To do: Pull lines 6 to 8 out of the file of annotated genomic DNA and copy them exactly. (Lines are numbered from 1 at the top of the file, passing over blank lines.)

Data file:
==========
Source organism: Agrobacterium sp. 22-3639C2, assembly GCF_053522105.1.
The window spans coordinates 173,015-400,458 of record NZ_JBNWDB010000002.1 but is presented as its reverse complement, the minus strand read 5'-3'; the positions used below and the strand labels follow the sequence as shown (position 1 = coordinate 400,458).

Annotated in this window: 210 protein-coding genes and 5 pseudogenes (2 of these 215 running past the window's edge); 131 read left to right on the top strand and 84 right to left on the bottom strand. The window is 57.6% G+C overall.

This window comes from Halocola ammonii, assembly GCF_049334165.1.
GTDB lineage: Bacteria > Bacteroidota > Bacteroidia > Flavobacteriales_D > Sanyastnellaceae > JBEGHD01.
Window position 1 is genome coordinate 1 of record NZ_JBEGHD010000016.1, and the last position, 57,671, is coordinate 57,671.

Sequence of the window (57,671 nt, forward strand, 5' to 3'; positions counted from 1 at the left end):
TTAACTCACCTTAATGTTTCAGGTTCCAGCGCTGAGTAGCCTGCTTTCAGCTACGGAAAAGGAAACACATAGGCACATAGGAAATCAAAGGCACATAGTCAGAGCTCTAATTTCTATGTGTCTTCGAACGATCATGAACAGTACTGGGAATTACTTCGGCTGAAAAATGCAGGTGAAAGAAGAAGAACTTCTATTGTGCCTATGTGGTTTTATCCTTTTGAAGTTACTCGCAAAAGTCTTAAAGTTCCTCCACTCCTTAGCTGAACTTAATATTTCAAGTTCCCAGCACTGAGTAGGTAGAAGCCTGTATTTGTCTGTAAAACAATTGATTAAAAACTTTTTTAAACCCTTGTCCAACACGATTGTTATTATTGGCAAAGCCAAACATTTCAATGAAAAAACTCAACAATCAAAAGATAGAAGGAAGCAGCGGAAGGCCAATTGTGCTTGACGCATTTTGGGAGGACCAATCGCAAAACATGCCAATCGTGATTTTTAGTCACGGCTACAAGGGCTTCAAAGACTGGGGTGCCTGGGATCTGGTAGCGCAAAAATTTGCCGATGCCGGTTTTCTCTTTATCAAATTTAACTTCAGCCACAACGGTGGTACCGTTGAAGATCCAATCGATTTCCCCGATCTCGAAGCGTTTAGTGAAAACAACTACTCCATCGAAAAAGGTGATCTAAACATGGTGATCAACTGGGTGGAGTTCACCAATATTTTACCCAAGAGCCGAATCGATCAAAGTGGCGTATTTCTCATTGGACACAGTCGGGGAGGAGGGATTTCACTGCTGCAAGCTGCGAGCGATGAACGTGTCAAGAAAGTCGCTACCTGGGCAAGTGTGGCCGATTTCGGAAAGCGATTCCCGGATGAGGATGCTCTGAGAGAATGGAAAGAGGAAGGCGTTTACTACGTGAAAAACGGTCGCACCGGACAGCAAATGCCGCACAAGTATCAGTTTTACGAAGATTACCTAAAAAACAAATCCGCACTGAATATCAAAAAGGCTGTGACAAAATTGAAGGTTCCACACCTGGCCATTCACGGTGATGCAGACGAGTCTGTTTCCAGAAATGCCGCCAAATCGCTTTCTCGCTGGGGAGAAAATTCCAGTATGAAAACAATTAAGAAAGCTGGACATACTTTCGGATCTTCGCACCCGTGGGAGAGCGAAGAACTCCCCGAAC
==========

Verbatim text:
Window position 1 is genome coordinate 1 of record NZ_JBEGHD010000016.1, and the last position, 57,671, is coordinate 57,671.

Sequence of the window (57,671 nt, forward strand, 5' to 3'; positions counted from 1 at the left end):
TTAACTCACCTTAATGTTTCAGGTTCCAGCGCTGAGTAGCCTGCTTTCAGCTACGGAAAAGGAAACACATAGGCACATAGGAAATCAAAGGCACATAGTCAGAGCTCTAATTTCTATGTGTCTTCGAACGATCATGAACAGTACTGGGAATTACTTCGGCTGAAAAATGCAGGTGAAAGAAGAAGAACTTCTATTGTGCCTATGTGGTTTTATCCTTTTGAAGTTACTCGCAAAAGTCTTAAAGTTCCTCCACTCCTTAGCTGAACTTAATATTTCAAGTTCCCAGCACTGAGTAGGTAGAAGCCTGTATTTGTCTGTAAAACAATTGATTAAAAACTTTTTTAAACCCTTGTCCAACACGATTGTTATTATTGGCAAAGCCAAACATTTCAATGAAAAAACTCAACAATCAAAAGATAGAAGGAAGCAGCGGAAGGCCAATTGTGCTTGACGCATTTTGGGAGGACCAATCGCAAAACATGCCAATCGTGATTTTTAGTCACGGCTACAAGGGCTTCAAAGACTGGGGTGCCTGGGATCTGGTAGCGCAAAAATTTGCCGATGCCGGTTTTCTCTTTATCAAATTTAACTTCAGCCACAACGGTGGTACCGTTGAAGATCCAATCGATTTCCCCGATCTCGAAGCGTTTAGTGAAAACAACTACTCCATCGAAAAAGGTGATCTAAACATGGTGATCAACTGGGTGGAGTTCACCAATATTTTACCCAAGAGCCGAATCGATCAAAGTGGCGTATTTCTCATTGGACACAGTCGGGGAGGAGGGATTTCACTGCTGCAAGCTGCGAGCGATGAACGTGTCAAGAAAGTCGCTACCTGGGCAAGTGTGGCCGATTTCGGAAAGCGATTCCCGGATGAGGATGCTCTGAGAGAATGGAAAGAGGAAGGCGTTTACTACGTGAAAAACGGTCGCACCGGACAGCAAATGCCGCACAAGTATCAGTTTTACGAAGATTACCTAAAAAACAAATCCGCACTGAATATCAAAAAGGCTGTGACAAAATTGAAGGTTCCACACCTGGCCATTCACGGTGATGCAGACGAGTCTGTTTCCAGAAATGCCGCCAAATCGCTTTCTCGCTGGGGAGAAAATTCCAGTATGAAAACAATTAAGAAAGCTGGACATACTTTCGGATCTTCGCACCCGTGGGAGAGCGAAGAACTCCCCGAAC